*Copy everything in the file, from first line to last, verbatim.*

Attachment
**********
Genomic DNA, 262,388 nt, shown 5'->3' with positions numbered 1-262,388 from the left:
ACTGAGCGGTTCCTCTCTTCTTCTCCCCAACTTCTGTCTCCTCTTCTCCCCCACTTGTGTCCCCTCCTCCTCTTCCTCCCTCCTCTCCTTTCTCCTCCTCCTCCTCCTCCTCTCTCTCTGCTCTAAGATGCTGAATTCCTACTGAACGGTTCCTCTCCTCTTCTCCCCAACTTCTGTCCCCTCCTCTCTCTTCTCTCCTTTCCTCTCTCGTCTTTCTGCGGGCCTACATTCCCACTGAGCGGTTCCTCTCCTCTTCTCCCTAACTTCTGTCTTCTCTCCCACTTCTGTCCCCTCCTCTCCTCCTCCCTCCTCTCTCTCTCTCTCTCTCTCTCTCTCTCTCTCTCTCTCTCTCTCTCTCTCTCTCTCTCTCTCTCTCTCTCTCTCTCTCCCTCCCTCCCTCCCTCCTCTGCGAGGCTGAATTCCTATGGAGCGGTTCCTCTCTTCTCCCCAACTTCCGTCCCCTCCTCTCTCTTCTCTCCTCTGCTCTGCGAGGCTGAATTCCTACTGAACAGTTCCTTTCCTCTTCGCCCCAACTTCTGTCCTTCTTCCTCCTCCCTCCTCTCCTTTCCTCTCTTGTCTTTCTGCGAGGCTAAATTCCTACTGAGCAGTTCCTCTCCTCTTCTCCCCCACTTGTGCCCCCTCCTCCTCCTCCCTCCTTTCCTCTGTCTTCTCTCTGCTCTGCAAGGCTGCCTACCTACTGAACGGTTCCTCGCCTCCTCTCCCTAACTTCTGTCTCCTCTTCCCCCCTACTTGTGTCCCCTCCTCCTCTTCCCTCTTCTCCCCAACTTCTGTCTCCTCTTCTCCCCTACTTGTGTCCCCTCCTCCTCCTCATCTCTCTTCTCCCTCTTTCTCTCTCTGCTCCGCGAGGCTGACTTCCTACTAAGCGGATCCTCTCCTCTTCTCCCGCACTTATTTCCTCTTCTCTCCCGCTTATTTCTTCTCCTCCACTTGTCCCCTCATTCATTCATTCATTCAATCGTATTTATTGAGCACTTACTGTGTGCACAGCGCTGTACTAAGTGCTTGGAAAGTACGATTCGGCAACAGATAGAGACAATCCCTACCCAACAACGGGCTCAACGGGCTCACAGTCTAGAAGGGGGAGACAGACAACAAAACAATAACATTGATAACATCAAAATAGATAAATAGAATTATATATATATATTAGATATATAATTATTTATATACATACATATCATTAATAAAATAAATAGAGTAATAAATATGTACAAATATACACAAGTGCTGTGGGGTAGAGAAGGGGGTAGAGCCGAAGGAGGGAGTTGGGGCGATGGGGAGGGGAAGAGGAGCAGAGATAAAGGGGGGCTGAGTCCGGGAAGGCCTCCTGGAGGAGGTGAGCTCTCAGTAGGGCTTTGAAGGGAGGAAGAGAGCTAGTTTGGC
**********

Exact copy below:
Genomic DNA, 262,388 nt, shown 5'->3' with positions numbered 1-262,388 from the left:
ACTGAGCGGTTCCTCTCTTCTTCTCCCCAACTTCTGTCTCCTCTTCTCCCCCACTTGTGTCCCCTCCTCCTCTTCCTCCCTCCTCTCCTTTCTCCTCCTCCTCCTCCTCCTCTCTCTCTGCTCTAAGATGCTGAATTCCTACTGAACGGTTCCTCTCCTCTTCTCCCCAACTTCTGTCCCCTCCTCTCTCTTCTCTCCTTTCCTCTCTCGTCTTTCTGCGGGCCTACATTCCCACTGAGCGGTTCCTCTCCTCTTCTCCCTAACTTCTGTCTTCTCTCCCACTTCTGTCCCCTCCTCTCCTCCTCCCTCCTCTCTCTCTCTCTCTCTCTCTCTCTCTCTCTCTCTCTCTCTCTCTCTCTCTCTCTCTCTCTCTCTCTCTCTCTCTCTCCCTCCCTCCCTCCCTCCTCTGCGAGGCTGAATTCCTATGGAGCGGTTCCTCTCTTCTCCCCAACTTCCGTCCCCTCCTCTCTCTTCTCTCCTCTGCTCTGCGAGGCTGAATTCCTACTGAACAGTTCCTTTCCTCTTCGCCCCAACTTCTGTCCTTCTTCCTCCTCCCTCCTCTCCTTTCCTCTCTTGTCTTTCTGCGAGGCTAAATTCCTACTGAGCAGTTCCTCTCCTCTTCTCCCCCACTTGTGCCCCCTCCTCCTCCTCCCTCCTTTCCTCTGTCTTCTCTCTGCTCTGCAAGGCTGCCTACCTACTGAACGGTTCCTCGCCTCCTCTCCCTAACTTCTGTCTCCTCTTCCCCCCTACTTGTGTCCCCTCCTCCTCTTCCCTCTTCTCCCCAACTTCTGTCTCCTCTTCTCCCCTACTTGTGTCCCCTCCTCCTCCTCATCTCTCTTCTCCCTCTTTCTCTCTCTGCTCCGCGAGGCTGACTTCCTACTAAGCGGATCCTCTCCTCTTCTCCCGCACTTATTTCCTCTTCTCTCCCGCTTATTTCTTCTCCTCCACTTGTCCCCTCATTCATTCATTCATTCAATCGTATTTATTGAGCACTTACTGTGTGCACAGCGCTGTACTAAGTGCTTGGAAAGTACGATTCGGCAACAGATAGAGACAATCCCTACCCAACAACGGGCTCAACGGGCTCACAGTCTAGAAGGGGGAGACAGACAACAAAACAATAACATTGATAACATCAAAATAGATAAATAGAATTATATATATATATTAGATATATAATTATTTATATACATACATATCATTAATAAAATAAATAGAGTAATAAATATGTACAAATATACACAAGTGCTGTGGGGTAGAGAAGGGGGTAGAGCCGAAGGAGGGAGTTGGGGCGATGGGGAGGGGAAGAGGAGCAGAGATAAAGGGGGGCTGAGTCCGGGAAGGCCTCCTGGAGGAGGTGAGCTCTCAGTAGGGCTTTGAAGGGAGGAAGAGAGCTAGTTTGGC